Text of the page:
Dragon Tattoos

Updated on July 18, 2014
relache profile image

Raye has many body mods, SFSI training, former CFR-D creds, and a decade-long stint as BellaOnline's body art editor, under her belt.

Why Wear A Dragon?

Some people identify with Dragons based on the Asian zodiacs. The Year of the Dragon comes once every twelve years. It is considered a most auspicious year, and more babies are born during Dragon Years than in any of the other eleven animal years. Dragons are symbolic of good luck, health, strength and harmony.

The mythologies about dragons are found in both Eastern and Western cultures. In the East, dragons are wise and benevolent creatures, symbolic of elements or natural forces. In Europe, dragons were often part of a curse or blight upon a land, the subject of conquest for knights on a quest. They were often depicted as hoarding jewels or breathing fire against a foe in battle. In modern myth, dragons can also be found as part of science fiction and fantasy stories and images.

Asian Dragon Mythology

In Chinese mythology, the dragon is the symbol of masculine yang energy, often correlated with rivers and rain. The Imperial Dragon is recognizable by his fifth claw (ordinary dragons have four claws). The five claws in turn symbolize the dragon's ability to move in all four directions (north, east, south, west) simultaneously, while still staying connected to center and being present. In Japanese myth, there are said to be nine different types of dragon, but in Chinese mythology, they only have three types.

Designing Your Dragon

dragon backpiece, Folsom Street Fair, 2002
dragon backpiece, Folsom Street Fair, 2002 | Source

How To Pick Your Dragon

Dragons offer up so many possibilities design-wise, that's part of why they are so popular. It's not too hard to come up with a dragon that is completely and utterly unique for you. Here are some things to think about before you go talk to your tattoo artist about designing your dragon:

Where do you want this dragon? - Having an idea for where the tattoo will go can often start to influence the size and scale of the tattoo design.

What is the attitude of your dragon? - Thinking about what sort of emotion your dragon has or how it's acting can do a lot to suggest what sort of expression it might have on its face and what colors help symbolize the energy behind it. An aggressive, attacking dragon is going to look different than a dragon that is protective or one that represents a specific elemental energy.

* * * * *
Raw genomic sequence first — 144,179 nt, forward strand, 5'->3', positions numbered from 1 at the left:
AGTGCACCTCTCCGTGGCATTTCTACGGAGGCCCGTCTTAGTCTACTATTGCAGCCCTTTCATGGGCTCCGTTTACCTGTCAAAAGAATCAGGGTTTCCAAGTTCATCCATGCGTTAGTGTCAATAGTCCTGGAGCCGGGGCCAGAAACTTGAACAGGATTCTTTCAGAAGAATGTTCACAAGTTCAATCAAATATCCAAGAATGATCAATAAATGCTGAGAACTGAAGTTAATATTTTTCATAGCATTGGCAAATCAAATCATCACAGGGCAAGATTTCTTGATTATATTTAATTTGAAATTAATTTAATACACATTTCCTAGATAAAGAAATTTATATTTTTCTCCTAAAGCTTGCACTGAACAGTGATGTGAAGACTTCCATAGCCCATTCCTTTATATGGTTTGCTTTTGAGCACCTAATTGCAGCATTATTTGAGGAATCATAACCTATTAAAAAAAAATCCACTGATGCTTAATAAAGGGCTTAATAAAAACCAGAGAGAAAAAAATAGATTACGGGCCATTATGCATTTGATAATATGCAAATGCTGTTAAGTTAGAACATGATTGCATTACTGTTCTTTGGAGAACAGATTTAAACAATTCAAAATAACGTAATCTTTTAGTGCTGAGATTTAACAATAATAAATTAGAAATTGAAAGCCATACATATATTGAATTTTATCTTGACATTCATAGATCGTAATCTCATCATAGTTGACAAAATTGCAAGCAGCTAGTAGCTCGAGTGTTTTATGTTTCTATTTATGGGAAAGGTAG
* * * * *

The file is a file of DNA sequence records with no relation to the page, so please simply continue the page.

What says "dragon" to you? - For some people, the dragon's head is the main focus and they don't need to show the entire body. Others might want the tattoo to be wrapping around a limb. Some might need the dragon to be breathing fire, or flying, or chasing the pearl of wisdom.

Asian-style dragon backpiece


Dragon Tattoo Design

The Girl with the Dragon Tattoo

Actress Noomi Rapace as Lisbeth Salander from the Swedish movie
Actress Noomi Rapace as Lisbeth Salander from the Swedish movie | Source
Actress Rooney Mara as Lisbeth Salander from the American movie
Actress Rooney Mara as Lisbeth Salander from the American movie | Source

Interpreting The Dragon

There are nearly endless ways in which you can interpret what a dragon is and how you'd like to have it tattooed. A great example which shows just how different dragons can be can be seen when you compare the two movie versions of the dragon tattoo worn by the character of Lisbeth Salander from the book THE GIRL WITH THE DRAGON TATTOO.

In the story a general description of a tattoo on Lisbeth's back is given. You get the idea that the dragon is sort of large, sort of fierce and done in black. And not much else other than a few reactions from some of the other characters which range from fascination to revulsion. In the first picture here you see the version that was painted on actress Noomi Rapace for the original movie which was made in Sweden. This is a ragingly fierce dragon, clawing and breaking its way out from under the skin of Lisbeth's back.

The second picture shows the tattoo as it appeared on the back of actress Rooney Mara, who played Lisbeth in the US/Hollywood remake of the film. This dragon is much more minimalist and stylized. It's more of a graphic of a dragon and not the living beast that appeared in the European movie version.

A double dragon chest piece
A double dragon chest piece | Source

Questions & Answers


    Submit a Comment

    • hanwillingham profile image

      hanwillingham 6 years ago

      Beautiful tattoos.

    • Abbygu profile image

      Abbygu 7 years ago

      I love Dragon tattoos particularly, my guy has his up his arm and over his shoulder thanks for the background on them, I have learned more about them, great stuff

    • relache profile image

      Raye 10 years ago from Seattle, WA

      Glad my timing was good for you, Daoine!

    • daoine profile image

      daoine 10 years ago

      Stunning. I'm writing about a dragon at the moment, so I'm attracted to all things dragonish.

    • MrMarmalade profile image

      MrMarmalade 10 years ago from Sydney

      Some of them look a bit scary.

      I am afraid of my own shadow, I can trip on a matchstick